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Review: Tout simplement noir


- Jean-Pascal Zadi and John Wax deliver an energetic and politically incorrect comedy, mixing together political engagement and offbeat humour, about the place of black people in French society

Review: Tout simplement noir
Fabrice Eboué and Jean-Pascal Zadi in Tout simplement noir

"In the United States, there was Martin Luther King, in South Africa there was Nelson Mandela. If, in France, there isn’t anybody, then there will be Jean-Pascal Zadi." As the Black Lives Matter wave and its French reflection via the Adama Traoré protests are making headlines, the release in French cinema through Gaumont on 8 July of Jean-Pascal Zadi and John Wax’s Tout simplement noir [+see also:
film profile
feels completely apt. A caustic comedy about identity and the place of black people in French society, the film lands like an UFO among the usual national productions, surfing without any filters on a powerful tone of self-deprecation to reveal and denounce profoundly rooted problematics that are too often avoided or caricatured, touching on everything from racism to antiracism, via communitarianism, activism, difference and the universal, humanism and extremism.

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“My name is Jean-Pascal, I’m 38 years old and I’m angry because the situation of black people in this country is catastrophic. We are nowhere, we’re not in the media, we’re not in the cinema, we’re not in politics, and I get the feeling that it doesn’t bother anybody. Well, it bothers me. That’s why I’ve decided to organise a black protest march on the place de la République.” Facing the camera, JP, a struggling actor and small online celebrity thanks to his controversial interventions (“activist or opportunist?”) denouncing colonisation, the spoliation of Africa, the treatment of black people and their invisibility in many sectors of French cultural life, has taken on a new mission: to convince influential personalities from his community to participate in his movement. All this while being constantly followed by a small camera. But as endearing as he might appear, JP is also clumsy, megalomaniac and egocentric, and although his project is well received, the next steps will be far from easy…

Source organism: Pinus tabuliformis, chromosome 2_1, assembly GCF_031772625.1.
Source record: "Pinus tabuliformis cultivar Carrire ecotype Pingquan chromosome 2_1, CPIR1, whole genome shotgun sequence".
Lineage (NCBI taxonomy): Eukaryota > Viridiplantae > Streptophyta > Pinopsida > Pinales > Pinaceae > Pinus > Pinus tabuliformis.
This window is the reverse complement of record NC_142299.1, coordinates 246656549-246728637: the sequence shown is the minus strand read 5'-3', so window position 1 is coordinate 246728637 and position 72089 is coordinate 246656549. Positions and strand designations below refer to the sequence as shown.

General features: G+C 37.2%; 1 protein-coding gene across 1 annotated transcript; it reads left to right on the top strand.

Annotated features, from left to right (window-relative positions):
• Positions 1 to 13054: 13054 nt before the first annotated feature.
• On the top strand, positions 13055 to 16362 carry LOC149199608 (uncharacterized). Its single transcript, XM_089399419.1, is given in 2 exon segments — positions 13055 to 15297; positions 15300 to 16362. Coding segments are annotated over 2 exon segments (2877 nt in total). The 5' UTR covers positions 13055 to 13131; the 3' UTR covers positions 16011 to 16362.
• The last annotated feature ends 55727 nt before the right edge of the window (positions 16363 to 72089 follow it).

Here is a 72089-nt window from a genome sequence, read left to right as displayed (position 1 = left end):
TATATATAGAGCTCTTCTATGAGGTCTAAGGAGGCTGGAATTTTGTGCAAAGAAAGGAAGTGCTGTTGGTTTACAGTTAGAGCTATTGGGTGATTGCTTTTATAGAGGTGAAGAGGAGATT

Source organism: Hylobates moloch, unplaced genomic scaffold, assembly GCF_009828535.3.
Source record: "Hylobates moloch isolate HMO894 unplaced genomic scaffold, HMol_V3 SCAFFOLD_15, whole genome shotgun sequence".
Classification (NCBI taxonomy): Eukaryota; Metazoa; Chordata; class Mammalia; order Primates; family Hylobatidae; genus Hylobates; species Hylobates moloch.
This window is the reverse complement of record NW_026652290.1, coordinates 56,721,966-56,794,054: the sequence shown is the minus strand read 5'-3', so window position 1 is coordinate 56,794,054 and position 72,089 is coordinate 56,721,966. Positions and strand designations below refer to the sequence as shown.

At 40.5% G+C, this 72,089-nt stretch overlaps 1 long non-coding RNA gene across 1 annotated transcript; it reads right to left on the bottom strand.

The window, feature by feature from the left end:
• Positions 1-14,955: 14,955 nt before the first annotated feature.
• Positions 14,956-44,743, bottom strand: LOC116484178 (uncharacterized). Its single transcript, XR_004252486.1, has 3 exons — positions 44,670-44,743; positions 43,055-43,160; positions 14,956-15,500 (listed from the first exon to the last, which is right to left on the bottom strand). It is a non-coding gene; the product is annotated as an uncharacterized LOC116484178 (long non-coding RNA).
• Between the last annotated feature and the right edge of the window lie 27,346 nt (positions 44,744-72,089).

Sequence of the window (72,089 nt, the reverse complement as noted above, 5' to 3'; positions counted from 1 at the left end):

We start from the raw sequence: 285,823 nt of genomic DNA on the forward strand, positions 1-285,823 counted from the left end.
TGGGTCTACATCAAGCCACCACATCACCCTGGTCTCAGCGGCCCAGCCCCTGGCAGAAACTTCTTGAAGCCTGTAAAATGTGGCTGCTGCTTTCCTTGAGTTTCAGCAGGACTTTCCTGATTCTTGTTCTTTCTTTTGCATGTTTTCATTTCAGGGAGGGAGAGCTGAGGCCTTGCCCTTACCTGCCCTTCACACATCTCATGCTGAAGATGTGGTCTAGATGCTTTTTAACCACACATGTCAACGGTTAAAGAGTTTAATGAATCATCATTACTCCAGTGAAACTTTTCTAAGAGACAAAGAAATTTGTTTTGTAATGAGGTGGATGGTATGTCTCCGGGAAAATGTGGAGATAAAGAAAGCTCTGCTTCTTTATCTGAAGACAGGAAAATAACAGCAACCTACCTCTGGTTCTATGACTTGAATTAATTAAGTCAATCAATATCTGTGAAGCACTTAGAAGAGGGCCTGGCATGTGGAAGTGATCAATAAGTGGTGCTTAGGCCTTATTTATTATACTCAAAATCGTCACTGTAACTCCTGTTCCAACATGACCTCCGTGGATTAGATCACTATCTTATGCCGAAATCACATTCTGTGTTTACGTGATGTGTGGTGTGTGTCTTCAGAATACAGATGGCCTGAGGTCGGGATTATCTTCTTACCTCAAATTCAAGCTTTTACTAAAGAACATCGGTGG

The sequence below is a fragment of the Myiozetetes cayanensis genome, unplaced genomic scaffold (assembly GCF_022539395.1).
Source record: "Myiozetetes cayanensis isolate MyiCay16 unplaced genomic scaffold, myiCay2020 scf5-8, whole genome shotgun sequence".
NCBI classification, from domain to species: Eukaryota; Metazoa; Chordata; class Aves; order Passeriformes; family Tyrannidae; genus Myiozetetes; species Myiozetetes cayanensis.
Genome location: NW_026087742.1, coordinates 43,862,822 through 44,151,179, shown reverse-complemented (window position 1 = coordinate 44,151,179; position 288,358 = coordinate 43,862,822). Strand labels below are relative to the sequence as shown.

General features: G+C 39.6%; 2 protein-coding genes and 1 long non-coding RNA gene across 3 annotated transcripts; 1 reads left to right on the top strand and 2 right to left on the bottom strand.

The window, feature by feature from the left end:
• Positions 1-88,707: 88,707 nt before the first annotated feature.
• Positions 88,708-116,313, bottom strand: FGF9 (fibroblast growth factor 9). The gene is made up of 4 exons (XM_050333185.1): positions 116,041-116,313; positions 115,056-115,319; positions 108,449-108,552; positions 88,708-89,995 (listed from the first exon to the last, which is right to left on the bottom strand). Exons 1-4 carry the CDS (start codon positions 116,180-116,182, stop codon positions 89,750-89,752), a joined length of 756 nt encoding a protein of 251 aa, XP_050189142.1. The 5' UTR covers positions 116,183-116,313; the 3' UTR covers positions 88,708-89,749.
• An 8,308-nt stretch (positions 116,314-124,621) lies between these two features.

Stand-up comedians (Fary, Fadily Camara), rappers (Soprano), actors (JoeyStarr, Fabrice Éboué, Éric Judor, Lucien Jean-Baptiste, Claudia Tagbo, Lucien Jean-Baptiste, Ramzy Bedia, Jonathan Cohen, Mathieu Kassovitz, etc.) and iconic figures from the world of sport (Lilian Thuram, Vikash Dhorasoo) and media (Kareen Guiock) have participated, playing themselves in this diverting and incisive mockumentary (that is also instructive at times). Destroyed with the same force in the chaotic wake of JP are white people’s outlook on black people (casting calls ranging from “dealer, rapist, person converted to Islam”, and “you’re not an African from Africa, you’re an African from Paris”), black people’s own questioning of themselves (what about mixed race people? Voluntary seclusion in racial stereotypes; forms of activism that can be very rigid or strangely elastic), the limits of interfaith antiracism (“imams don’t give me good vibes”), the temptations of fame and fortune (the project of “comedy that reassures white people, comedy of cool black people”), great causes and their much less glorious compromises. The film is a series of dynamic, funny and bitter misadventures, unafraid to talk plainly with refreshing punch and without pretension, its positive message subtly getting across from underneath its burlesque subversion and its ambitions echoing the words of Tupac Shakur: “I'm not saying I'm gonna change the world, but I guarantee that I will spark the brain that will change the world.”

Tout simplement noir was produced by Gaumont which is also handling international sales.

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(Translated from French)

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